The Real Struggle

Ephesians 6:12 For our struggle is not against flesh and blood, but against the rulers, against the powers, against the world forces of this darkness, against the spiritual forces of wickedness in the heavenly places. 13 Therefore, take up the full armor of God, so that you will be able to resist in the evil day, and having done everything, to stand firm.

Our world is just so real.  There are real rocks, real trees, and real people.  Everyday, we get ourselves ready to deal with those real things.  We follow road signs.  We listen to people.  We use training and skills for work.  We feel ready. (for the most part!)

Unfortunately, all those real things distract us from seeing the other real influences in our lives.  According to our Scripture this week, there are forces in this world that are very real, but we just can’t see them with our physical eyes.  They affect us.  They influence the world we live in and try to mold our perspectives.  They try to point us in a certain direction.  How do we stand?  How do we stick with what we know is right and good?

God has told us – we need to prepare!  It isn’t about what we can see.  It is about who we are.  It isn’t about reacting.  It is about being someone.  It is about being someone who realizes there is a spiritual struggle above and around our physical one.  We don’t really wrestle with people.  They are the symptom.  The true wrestling happens with the spiritual forces that are at work in the people.  Their doubts.  Their angers.  Their self-interest.  All of that comes from the spiritual forces at work against God.

How do we overcome those forces acting on us?  It isn’t mere will.  It is preparation.  It is putting on intentionally the full armor of God.  It is this armor that will let us stand.  It is this armor that protects our hearts, minds, wills, and life.

Each of us faces evil days.  Those days are days of temptation.  Those days are days of personal attack or failure.  Those are the days we just want to quit.  Preparing with the full armor of God is what will make the difference.  Will we prepare?

Something to think about,

Pastor John

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Why We Need Others

Philippians 3:17 Brethren, join in following my example, and observe those who walk according to the pattern you have in us. 18 For many walk, of whom I often told you, and now tell you even weeping, that they are enemies of the cross of Christ, 19 whose end is destruction, whose god is their appetite, and whose glory is in their shame, who set their minds on earthly things.

I would imagine there are exceptions, but not many people plan to be heretics.  They don’t start out wanting to believe things that undermine the gospel.  They didn’t plan to lead others astray.  They didn’t start out hoping that they would be an enemy of the gospel of Jesus.  Yet, Paul declares that there were people that he weeps over who were that way.  Their god had become their stomach, and their glory was their shame.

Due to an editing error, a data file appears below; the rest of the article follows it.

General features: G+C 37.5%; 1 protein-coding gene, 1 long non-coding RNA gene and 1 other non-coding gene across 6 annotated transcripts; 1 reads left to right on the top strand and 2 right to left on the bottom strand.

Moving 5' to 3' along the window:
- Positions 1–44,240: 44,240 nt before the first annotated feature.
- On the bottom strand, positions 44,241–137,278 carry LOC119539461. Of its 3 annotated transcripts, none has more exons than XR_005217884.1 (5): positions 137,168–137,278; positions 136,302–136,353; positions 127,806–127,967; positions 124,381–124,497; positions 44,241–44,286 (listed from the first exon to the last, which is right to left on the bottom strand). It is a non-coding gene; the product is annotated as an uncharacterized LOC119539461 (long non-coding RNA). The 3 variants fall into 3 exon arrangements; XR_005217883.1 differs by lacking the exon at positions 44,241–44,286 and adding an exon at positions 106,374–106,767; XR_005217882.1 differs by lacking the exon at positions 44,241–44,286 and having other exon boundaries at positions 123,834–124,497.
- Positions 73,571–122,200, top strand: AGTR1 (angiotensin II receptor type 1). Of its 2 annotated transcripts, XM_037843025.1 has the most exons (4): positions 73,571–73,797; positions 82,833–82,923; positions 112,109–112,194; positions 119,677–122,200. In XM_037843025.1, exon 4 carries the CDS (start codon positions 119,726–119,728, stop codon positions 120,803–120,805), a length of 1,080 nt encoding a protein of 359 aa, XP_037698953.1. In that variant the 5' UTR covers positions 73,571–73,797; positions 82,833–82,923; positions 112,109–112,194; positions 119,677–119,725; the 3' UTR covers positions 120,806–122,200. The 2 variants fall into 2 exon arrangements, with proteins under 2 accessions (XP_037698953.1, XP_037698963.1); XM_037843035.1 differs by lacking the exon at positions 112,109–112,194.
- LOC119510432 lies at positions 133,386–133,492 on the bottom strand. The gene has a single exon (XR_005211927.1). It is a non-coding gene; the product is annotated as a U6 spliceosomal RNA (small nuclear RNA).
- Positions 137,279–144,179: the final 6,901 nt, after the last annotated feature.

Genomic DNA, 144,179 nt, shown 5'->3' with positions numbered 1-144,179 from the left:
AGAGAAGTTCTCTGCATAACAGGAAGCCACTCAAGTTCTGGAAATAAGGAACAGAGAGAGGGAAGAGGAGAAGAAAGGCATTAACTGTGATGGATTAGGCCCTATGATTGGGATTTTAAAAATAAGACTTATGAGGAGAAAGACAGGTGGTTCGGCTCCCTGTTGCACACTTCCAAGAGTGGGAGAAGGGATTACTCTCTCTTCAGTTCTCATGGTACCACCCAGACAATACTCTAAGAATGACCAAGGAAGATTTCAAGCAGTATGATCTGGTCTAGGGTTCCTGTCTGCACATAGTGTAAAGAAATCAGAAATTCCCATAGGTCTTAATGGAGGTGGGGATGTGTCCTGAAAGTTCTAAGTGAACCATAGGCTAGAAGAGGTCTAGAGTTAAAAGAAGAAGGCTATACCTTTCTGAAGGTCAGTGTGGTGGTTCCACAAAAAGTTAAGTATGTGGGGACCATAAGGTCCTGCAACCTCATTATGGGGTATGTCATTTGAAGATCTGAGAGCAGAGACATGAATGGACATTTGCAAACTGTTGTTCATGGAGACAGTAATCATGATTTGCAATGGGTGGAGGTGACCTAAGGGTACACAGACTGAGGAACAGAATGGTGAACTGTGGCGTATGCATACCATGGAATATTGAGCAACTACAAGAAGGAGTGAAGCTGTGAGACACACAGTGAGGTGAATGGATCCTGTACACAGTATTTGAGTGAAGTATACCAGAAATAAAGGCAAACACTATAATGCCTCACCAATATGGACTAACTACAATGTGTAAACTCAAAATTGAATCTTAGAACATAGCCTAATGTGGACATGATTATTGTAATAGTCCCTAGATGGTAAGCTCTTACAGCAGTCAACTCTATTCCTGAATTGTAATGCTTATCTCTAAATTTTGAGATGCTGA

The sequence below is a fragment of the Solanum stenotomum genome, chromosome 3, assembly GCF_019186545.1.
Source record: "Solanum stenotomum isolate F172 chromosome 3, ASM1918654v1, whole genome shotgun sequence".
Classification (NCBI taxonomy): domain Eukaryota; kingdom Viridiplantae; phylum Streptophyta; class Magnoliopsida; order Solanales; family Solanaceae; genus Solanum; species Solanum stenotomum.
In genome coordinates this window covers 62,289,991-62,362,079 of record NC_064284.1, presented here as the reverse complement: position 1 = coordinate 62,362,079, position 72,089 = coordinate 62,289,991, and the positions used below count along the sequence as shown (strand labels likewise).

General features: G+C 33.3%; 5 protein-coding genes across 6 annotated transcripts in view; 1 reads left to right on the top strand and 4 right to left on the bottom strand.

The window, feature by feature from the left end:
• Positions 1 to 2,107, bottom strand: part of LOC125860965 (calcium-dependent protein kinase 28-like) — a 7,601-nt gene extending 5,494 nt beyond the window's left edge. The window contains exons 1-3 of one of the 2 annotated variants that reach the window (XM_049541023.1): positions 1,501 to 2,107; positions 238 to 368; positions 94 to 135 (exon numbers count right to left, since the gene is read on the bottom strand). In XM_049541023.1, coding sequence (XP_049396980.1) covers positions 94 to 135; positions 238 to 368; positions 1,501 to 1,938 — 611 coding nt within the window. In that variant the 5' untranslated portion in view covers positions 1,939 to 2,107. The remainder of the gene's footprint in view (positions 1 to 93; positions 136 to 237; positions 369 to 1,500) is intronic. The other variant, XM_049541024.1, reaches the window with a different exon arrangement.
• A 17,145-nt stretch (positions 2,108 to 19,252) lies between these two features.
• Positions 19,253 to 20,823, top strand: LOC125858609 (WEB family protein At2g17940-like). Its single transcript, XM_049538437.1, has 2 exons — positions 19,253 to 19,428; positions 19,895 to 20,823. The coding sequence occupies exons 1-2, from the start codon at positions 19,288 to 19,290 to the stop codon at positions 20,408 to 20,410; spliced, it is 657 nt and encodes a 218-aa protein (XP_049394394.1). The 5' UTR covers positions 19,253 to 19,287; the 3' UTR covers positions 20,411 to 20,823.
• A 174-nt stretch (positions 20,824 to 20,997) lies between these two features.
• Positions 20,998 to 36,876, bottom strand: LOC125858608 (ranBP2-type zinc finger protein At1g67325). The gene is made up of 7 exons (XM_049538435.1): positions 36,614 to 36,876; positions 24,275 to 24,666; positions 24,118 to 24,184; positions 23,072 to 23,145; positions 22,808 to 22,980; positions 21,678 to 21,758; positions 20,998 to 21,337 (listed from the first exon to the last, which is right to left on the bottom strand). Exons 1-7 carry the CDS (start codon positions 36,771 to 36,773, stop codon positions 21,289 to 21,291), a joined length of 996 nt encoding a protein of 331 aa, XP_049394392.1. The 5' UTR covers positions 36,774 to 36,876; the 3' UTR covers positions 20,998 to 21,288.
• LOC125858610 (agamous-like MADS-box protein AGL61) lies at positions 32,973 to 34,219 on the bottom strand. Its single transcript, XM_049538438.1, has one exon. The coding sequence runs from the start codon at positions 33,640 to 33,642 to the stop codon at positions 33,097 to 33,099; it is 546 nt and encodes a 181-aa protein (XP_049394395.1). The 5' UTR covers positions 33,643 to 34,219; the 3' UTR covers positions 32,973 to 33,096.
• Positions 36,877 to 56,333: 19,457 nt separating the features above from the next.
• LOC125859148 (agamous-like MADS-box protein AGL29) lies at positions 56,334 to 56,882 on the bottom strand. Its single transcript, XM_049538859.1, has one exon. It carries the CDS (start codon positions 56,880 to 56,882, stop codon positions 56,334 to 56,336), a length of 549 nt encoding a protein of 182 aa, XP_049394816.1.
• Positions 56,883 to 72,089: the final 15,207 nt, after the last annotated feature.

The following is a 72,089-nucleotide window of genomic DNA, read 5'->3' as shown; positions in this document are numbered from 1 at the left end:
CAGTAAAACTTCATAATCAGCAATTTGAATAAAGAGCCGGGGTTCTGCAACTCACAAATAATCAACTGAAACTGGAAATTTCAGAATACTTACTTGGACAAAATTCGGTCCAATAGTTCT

What was his antidote for such a state?  Walk with others.  Notice who looks and acts like Jesus and walk with them.  Let them rub off your rough edges.  Be teachable.  Be correctable.

Why?  Why is that the antidote to wandering from the faith?  It is because we all have excesses.  We all lean a certain direction because of our personality or our background or our past struggles with sin.  We try to avoid sin, and so we make rules for ourselves.  Over time, unexamined rules become legalism.  We were brought up believing that good deeds are reward.  Eventually, this belief in blessing becomes a prosperity gospel.  On and on it goes.  Little deviations that become big differences over time.

This is one reason we need each other so much.  We teach one another.  We rub off the rough edges.  We correct each other’s misconceptions.  The question is: Will we value this service we do for one another?  Will it matter to us enough that we will seek it?  Will we treasure it?

Something to think about,

Pastor John

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The Mercy of God

Isaiah 6:5 “Woe is me, for I am ruined! Because I am a man of unclean lips, And I live among a people of unclean lips; For my eyes have seen the King, the Lord of hosts.” 6 Then one of the seraphim flew to me with a burning coal in his hand, which he had taken from the altar with tongs. 7 He touched my mouth with it and said, “Behold, this has touched your lips; and your iniquity is taken away and your sin is forgiven.”